LYNDONVILLE — The Lyndon Outing Club will open this winter with a brand new lift attendant shack.

They have Lyndon Institute to thank.

Students in the Diversified Agriculture class, under the instruction of Jerry Leonard, built the 64-square-foot shack from scratch.

Leonard said the 10 juniors and seniors who worked on the project learned a lot, and found it rewarding.

The shack will be installed atop the Outing Club hill ahead of the winter season. It will serve the 60-year-old T-bar lift.

“This will be something they can look at for decades and take pride in, knowing they did this for the community,” he said.

Plans were set in motion in the spring.

Rick Angell, who has connections to both the school (as director of ancillary programming) and the outing club (as a member of the board of directors), learned of the project and brought both sides together.

It furthered LI headmaster Twiladawn Perry’s goal for the school to reestablish community connections, he said.

“The school wants to be a good community member, and this was a place we could help out,” Angell said.

That goal was accomplished, and then some.

Wendy Beattie, president of the Lyndon Outing Club’s board of directors, said the students delivered a “gorgeous” building.

Donations covered approximately 90% of project costs and the school provided the labor.

“It’s a great effort on the student’s part, and the school’s part, and it shows that there is a lot of community spirit,” Beattie said.

Normally, Leonard’s students in diversified agriculture are focused on farming, landscaping and logging.

As part of that, they might learn to build basic farm structures like greenhouses or pole barns.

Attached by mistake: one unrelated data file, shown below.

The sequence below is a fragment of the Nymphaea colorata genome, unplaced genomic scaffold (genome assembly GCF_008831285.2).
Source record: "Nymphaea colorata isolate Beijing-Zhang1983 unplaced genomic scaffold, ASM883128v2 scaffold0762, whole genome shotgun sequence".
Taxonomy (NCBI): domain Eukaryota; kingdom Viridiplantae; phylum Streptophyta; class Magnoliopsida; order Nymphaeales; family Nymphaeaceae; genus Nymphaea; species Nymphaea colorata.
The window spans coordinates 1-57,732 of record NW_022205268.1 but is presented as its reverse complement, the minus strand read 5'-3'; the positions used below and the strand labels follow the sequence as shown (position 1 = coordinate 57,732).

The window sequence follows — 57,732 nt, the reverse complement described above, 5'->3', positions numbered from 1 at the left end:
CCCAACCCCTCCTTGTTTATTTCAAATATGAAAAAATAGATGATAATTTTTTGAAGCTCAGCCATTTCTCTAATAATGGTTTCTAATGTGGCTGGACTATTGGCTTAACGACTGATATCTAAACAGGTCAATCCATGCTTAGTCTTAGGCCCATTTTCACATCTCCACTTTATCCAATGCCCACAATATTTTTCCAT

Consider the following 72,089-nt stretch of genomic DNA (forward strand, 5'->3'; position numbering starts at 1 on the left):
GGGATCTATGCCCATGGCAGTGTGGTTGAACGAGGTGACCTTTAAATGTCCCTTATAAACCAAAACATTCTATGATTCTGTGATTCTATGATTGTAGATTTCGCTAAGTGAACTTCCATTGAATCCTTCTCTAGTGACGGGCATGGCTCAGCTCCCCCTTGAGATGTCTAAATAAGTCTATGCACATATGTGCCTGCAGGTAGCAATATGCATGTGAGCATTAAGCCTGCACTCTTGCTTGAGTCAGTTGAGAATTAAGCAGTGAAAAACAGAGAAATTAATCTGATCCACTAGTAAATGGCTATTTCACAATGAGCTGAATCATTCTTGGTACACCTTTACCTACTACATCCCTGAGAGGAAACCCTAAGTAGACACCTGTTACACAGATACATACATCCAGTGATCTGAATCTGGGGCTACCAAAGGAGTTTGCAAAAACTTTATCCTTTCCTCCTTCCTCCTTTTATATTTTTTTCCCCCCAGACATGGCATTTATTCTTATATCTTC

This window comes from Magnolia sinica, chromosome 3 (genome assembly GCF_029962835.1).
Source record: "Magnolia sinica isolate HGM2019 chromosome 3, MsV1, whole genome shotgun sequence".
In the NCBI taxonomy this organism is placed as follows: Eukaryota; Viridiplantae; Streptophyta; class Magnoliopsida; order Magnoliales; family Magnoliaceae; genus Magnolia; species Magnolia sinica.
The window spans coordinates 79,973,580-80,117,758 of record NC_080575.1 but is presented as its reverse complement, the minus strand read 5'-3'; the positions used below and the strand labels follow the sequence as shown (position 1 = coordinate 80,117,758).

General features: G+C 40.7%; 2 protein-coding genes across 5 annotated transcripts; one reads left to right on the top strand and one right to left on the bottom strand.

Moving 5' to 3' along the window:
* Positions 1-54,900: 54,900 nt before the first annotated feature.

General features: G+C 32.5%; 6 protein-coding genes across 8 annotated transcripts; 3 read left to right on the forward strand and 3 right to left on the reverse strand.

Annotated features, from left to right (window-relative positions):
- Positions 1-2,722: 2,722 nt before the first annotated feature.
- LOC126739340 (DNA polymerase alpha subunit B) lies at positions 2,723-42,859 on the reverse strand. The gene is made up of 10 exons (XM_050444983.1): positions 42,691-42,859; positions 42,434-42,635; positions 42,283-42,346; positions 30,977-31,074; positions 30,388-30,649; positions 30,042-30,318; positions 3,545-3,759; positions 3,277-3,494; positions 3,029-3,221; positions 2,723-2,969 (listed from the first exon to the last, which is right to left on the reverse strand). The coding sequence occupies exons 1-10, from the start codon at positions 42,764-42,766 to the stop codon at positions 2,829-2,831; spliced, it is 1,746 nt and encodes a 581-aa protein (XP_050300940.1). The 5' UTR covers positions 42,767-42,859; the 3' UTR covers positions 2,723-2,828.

The lift attendant shack was something more ambitious.

Although small in stature, it includes all of the elements of a single-family home. Students built floor joists and roof trusses, installed doors and windows, and added insulation and sealant. They did everything but the electrical work.

Students guided the project from design to completion. They worked collaboratively with Outing Club officials, responded to change orders, and built to specifications.

For Leonard, the more he can teach his students, the better.

That’s because times have changed and those working in agriculture today need to be adaptable, with wide-ranging skill sets, so that they can respond to market changes and tap into multiple revenue streams.

Through Diversified Agriculture, students gain hands-on experience in various disciplines such as maple syrup production, forest management, Christmas tree, fruit and vegetable farming.

“We keep diversifying, we keep adding things to the program,” Leonard said.

The lessons extend beyond planting and harvesting.

During a lesson on solar energy, a student asked “What does this have to do with agriculture?” Leonard responded “everything.” He explained to the student that a farm could install solar panels, generate revenue, cut energy costs, and stay solvent.

“It could save the family farm,” Leonard said.

The lift attendance shack is another example of a not-so-obvious lesson in modern farming.

Learning to design and build, students gained skills that will allow them to establish and expand their own businesses someday, whether they want to build a sugar shack, an office, or a home.

LI senior Holden Wade helped to build the shack. He said he “learned a lot” on the project.

As work progressed, students gained skills at every step. Along the way, Wade learned about carpentry and construction, collaboration and teamwork.

Wade plans to enroll at Vermont Technical College and pursue a career in dairy farm management. He is happy to leave behind a project that will have a lasting place in town.

“I think it shows people just how strong our community is, and how much people here will do for each other,” he said.


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